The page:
dearth

noun
\ˈdərth \

Definition of dearth 

1 : scarcity that makes dear specifically : famine

2 : an inadequate supply : lack a dearth of evidence

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Where does the word dearth come from?

The facts about the history of the word dearth are quite simple: the word derives from the Middle English form "derthe," which has the same meaning as our modern term. That Middle English form is assumed to have developed from an Old English form that was probably spelled "dierth" and was related to "dēore," the Old English form that gave us the word dear. ("Dear" also once meant "scarce," but that sense of the word is now obsolete.) Some form of "dearth" has been used to describe things that are in short supply since at least the 13th century, when it often referred to a shortage of food.

Examples of dearth in a Sentence

It may also be a respite for booksellers, who have been grumbling for several years about sluggish sales and a dearth of dependable blockbuster fiction. — Julie Bosman, New York Times, 19 Oct. 2006 … Earnhardt has recently hinted that a company-wide dearth of talent is the core reason his Chevy simply isn't as fast in 2005 as it's been in the past. — Lars Anderson, Sports Illustrated, 11 Apr. 2006 AirNet, which hauls bank checks and other time-critical freight, used to require that its pilots have at least 1,200 hours of flight experience. Then, faced with a dearth of experienced applicants, it dropped the requirement to 500 hours. Now, it has no minimum. — Scott McCartney, Wall Street Journal, 10 Aug. 2000 there was a dearth of usable firewood at the campsite the dearth of salesclerks at the shoe store annoyed us
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Recent Examples on the Web

The widening gap comes despite a relative dearth of new bond sales from U.S. companies, a sign that investors’ demand has slowed faster than supply. Sam Goldfarb, WSJ, "Debt-Market Slowdown Troubles Investors," 18 Nov. 2018 From a lack of star power to a noticeable dearth of the usual promotional billboards along the Croisette, the world's most prestigious film fest looked — and felt — much different this year. Thr Staff, The Hollywood Reporter, "What Matters in Hollywood Today," 14 May 2018 Their dearth of technology workers put them at an insurmountable disadvantage. Janet Adamy, WSJ, "Big Cities’ Success Reflects Deepening Urban-Rural Divide," 14 Nov. 2018 Samsung's solution to its dearth of viable apps is to plug into some third-party apps, like Yelp, Uber, Spotify, and Ticketmaster. Ron Amadeo, Ars Technica, "Galaxy Note9 hands-on—Samsung ships a bigger battery, not much else," 9 Aug. 2018 The Fighters does have a disappointing dearth of females, even though women were active in areas of operation. Matt Young, Popular Mechanics, "In 'The Fighters,' A Pulitzer Prize–Winning War Reporter Strips Iraq and Afghanistan to the Bone," 9 Aug. 2018 Given the dearth of success for Japan in the women's game, Osaka has also captured the attention of the country, which has not produced a female player in the world top 10 since 2004. Sandy Thin, CNN, "Naomi Osaka sweeps aside idol Serena Williams in Miami Open," 22 Mar. 2018 That move, combined with the dearth of Sanders' briefings of late, send a very specific message: This White House is moving toward less interaction with the media, not more. Chris Cillizza, CNN, "MISSING: The White House press briefing," 23 May 2018 But so far not many are clicking the download button, mainly because of the dearth of services that allow such data to be uploaded. The Economist, "A new school in ChicagoHow regulators can prevent excessive concentration online," 28 June 2018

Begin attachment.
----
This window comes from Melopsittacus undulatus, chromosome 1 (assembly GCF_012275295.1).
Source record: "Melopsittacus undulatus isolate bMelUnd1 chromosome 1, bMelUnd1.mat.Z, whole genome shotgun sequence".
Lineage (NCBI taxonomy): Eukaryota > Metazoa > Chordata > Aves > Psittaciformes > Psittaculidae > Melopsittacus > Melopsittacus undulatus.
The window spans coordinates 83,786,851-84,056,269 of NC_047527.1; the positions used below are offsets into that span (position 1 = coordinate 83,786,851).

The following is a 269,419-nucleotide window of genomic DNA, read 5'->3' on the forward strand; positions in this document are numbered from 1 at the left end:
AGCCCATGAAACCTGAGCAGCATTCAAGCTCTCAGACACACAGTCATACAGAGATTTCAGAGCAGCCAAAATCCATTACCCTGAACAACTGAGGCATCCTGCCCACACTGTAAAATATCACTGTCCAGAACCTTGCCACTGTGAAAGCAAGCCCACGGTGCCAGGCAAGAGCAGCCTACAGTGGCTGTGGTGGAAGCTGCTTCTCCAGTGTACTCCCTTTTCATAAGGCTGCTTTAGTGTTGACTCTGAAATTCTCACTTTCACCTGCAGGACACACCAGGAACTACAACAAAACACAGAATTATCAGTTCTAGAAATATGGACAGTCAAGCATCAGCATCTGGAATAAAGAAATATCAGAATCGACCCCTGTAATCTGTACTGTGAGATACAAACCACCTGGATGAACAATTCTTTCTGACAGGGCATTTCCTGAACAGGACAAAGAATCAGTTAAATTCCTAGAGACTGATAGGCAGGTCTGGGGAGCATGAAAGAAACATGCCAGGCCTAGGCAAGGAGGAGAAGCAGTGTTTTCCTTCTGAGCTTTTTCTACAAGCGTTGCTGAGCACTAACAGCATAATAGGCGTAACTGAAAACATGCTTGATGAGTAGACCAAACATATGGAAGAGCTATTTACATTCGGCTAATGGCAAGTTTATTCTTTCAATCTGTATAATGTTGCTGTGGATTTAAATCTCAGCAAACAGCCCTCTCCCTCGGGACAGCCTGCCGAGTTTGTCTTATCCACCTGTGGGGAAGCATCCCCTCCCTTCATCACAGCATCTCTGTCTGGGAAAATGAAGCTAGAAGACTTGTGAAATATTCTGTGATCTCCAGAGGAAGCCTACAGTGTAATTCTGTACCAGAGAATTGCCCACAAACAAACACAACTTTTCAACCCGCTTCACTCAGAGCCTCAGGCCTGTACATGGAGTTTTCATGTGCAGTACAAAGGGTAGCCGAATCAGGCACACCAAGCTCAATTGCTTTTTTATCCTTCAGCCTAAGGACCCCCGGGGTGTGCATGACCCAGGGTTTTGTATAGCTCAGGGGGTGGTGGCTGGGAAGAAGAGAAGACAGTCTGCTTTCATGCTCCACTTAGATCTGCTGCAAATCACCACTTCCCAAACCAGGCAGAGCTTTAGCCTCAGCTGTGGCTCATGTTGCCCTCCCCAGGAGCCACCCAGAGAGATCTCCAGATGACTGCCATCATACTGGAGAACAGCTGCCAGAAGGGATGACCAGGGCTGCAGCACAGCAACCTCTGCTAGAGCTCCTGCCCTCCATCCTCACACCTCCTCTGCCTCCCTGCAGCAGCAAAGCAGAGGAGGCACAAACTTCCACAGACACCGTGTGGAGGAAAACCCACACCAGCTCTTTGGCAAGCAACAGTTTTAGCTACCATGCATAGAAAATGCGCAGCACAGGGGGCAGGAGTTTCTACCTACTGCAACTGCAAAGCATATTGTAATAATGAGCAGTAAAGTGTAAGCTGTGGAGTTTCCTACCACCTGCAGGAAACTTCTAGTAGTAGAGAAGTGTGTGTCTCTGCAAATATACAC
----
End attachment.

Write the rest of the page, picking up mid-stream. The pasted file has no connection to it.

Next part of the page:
These example sentences are selected automatically from various online news sources to reflect current usage of the word 'dearth.' Views expressed in the examples do not represent the opinion of Merriam-Webster or its editors. Send us feedback.

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First Known Use of dearth

13th century, in the meaning defined at sense 1

History and Etymology for dearth

Middle English derthe, from Old English *dierth, from dēore dear

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Dictionary Entries near dearth

dearling

dearly

dearness allowance

dearth

deary

deas

deash

Statistics for dearth

Last Updated

8 Dec 2018

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Time Traveler for dearth

The first known use of dearth was in the 13th century

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More Definitions for dearth

dearth

noun

English Language Learners Definition of dearth

: the state or condition of not having enough of something

dearth

noun
\ˈdərth \

Kids Definition of dearth

: scarcity, lack There was a dearth of news.

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More from Merriam-Webster on dearth

Rhyming Dictionary: Words that rhyme with dearth

Thesaurus: All synonyms and antonyms for dearth

Spanish Central: Translation of dearth

Nglish: Translation of dearth for Spanish Speakers

Britannica English: Translation of dearth for Arabic Speakers

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